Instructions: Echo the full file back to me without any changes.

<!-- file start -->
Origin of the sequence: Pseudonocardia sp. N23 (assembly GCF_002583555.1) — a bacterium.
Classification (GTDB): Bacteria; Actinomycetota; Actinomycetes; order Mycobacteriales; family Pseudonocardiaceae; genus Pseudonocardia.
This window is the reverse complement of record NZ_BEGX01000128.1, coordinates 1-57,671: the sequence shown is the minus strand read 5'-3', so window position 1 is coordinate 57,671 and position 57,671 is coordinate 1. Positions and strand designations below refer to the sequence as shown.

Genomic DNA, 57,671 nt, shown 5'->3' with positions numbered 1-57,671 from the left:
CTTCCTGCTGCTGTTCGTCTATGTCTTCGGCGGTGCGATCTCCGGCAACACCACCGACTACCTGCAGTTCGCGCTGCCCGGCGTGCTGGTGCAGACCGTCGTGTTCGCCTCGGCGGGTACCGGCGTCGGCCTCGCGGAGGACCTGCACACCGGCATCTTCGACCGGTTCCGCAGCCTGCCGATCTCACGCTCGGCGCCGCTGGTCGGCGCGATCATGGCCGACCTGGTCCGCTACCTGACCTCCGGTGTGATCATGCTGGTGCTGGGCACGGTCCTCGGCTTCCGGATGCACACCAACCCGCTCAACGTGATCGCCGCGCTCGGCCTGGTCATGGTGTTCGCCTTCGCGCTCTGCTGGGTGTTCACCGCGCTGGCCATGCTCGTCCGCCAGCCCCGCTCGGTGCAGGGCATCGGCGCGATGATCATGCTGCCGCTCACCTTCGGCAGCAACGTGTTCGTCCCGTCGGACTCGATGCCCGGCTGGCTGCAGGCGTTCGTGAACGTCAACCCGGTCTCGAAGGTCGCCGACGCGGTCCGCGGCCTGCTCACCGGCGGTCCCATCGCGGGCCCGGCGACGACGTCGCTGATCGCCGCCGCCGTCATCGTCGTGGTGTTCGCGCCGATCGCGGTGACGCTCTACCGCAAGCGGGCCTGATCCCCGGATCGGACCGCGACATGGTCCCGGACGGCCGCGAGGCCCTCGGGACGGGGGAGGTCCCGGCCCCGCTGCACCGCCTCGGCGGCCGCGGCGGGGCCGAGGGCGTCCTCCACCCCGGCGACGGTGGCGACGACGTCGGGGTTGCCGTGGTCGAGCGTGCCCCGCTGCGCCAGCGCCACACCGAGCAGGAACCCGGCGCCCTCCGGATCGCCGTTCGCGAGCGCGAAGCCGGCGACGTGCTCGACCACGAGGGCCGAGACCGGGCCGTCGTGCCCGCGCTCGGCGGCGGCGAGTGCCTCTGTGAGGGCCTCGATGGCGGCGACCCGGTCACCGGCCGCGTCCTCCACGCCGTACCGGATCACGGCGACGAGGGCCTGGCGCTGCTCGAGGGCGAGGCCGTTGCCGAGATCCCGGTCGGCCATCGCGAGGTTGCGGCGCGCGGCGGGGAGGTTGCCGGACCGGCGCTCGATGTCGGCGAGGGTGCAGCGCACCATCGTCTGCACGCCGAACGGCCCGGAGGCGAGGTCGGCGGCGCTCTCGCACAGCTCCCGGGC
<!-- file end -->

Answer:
Origin of the sequence: Pseudonocardia sp. N23 (assembly GCF_002583555.1) — a bacterium.
Classification (GTDB): Bacteria; Actinomycetota; Actinomycetes; order Mycobacteriales; family Pseudonocardiaceae; genus Pseudonocardia.
This window is the reverse complement of record NZ_BEGX01000128.1, coordinates 1-57,671: the sequence shown is the minus strand read 5'-3', so window position 1 is coordinate 57,671 and position 57,671 is coordinate 1. Positions and strand designations below refer to the sequence as shown.

Genomic DNA, 57,671 nt, shown 5'->3' with positions numbered 1-57,671 from the left:
CTTCCTGCTGCTGTTCGTCTATGTCTTCGGCGGTGCGATCTCCGGCAACACCACCGACTACCTGCAGTTCGCGCTGCCCGGCGTGCTGGTGCAGACCGTCGTGTTCGCCTCGGCGGGTACCGGCGTCGGCCTCGCGGAGGACCTGCACACCGGCATCTTCGACCGGTTCCGCAGCCTGCCGATCTCACGCTCGGCGCCGCTGGTCGGCGCGATCATGGCCGACCTGGTCCGCTACCTGACCTCCGGTGTGATCATGCTGGTGCTGGGCACGGTCCTCGGCTTCCGGATGCACACCAACCCGCTCAACGTGATCGCCGCGCTCGGCCTGGTCATGGTGTTCGCCTTCGCGCTCTGCTGGGTGTTCACCGCGCTGGCCATGCTCGTCCGCCAGCCCCGCTCGGTGCAGGGCATCGGCGCGATGATCATGCTGCCGCTCACCTTCGGCAGCAACGTGTTCGTCCCGTCGGACTCGATGCCCGGCTGGCTGCAGGCGTTCGTGAACGTCAACCCGGTCTCGAAGGTCGCCGACGCGGTCCGCGGCCTGCTCACCGGCGGTCCCATCGCGGGCCCGGCGACGACGTCGCTGATCGCCGCCGCCGTCATCGTCGTGGTGTTCGCGCCGATCGCGGTGACGCTCTACCGCAAGCGGGCCTGATCCCCGGATCGGACCGCGACATGGTCCCGGACGGCCGCGAGGCCCTCGGGACGGGGGAGGTCCCGGCCCCGCTGCACCGCCTCGGCGGCCGCGGCGGGGCCGAGGGCGTCCTCCACCCCGGCGACGGTGGCGACGACGTCGGGGTTGCCGTGGTCGAGCGTGCCCCGCTGCGCCAGCGCCACACCGAGCAGGAACCCGGCGCCCTCCGGATCGCCGTTCGCGAGCGCGAAGCCGGCGACGTGCTCGACCACGAGGGCCGAGACCGGGCCGTCGTGCCCGCGCTCGGCGGCGGCGAGTGCCTCTGTGAGGGCCTCGATGGCGGCGACCCGGTCACCGGCCGCGTCCTCCACGCCGTACCGGATCACGGCGACGAGGGCCTGGCGCTGCTCGAGGGCGAGGCCGTTGCCGAGATCCCGGTCGGCCATCGCGAGGTTGCGGCGCGCGGCGGGGAGGTTGCCGGACCGGCGCTCGATGTCGGCGAGGGTGCAGCGCACCATCGTCTGCACGCCGAACGGCCCGGAGGCGAGGTCGGCGGCGCTCTCGCACAGCTCCCGGGC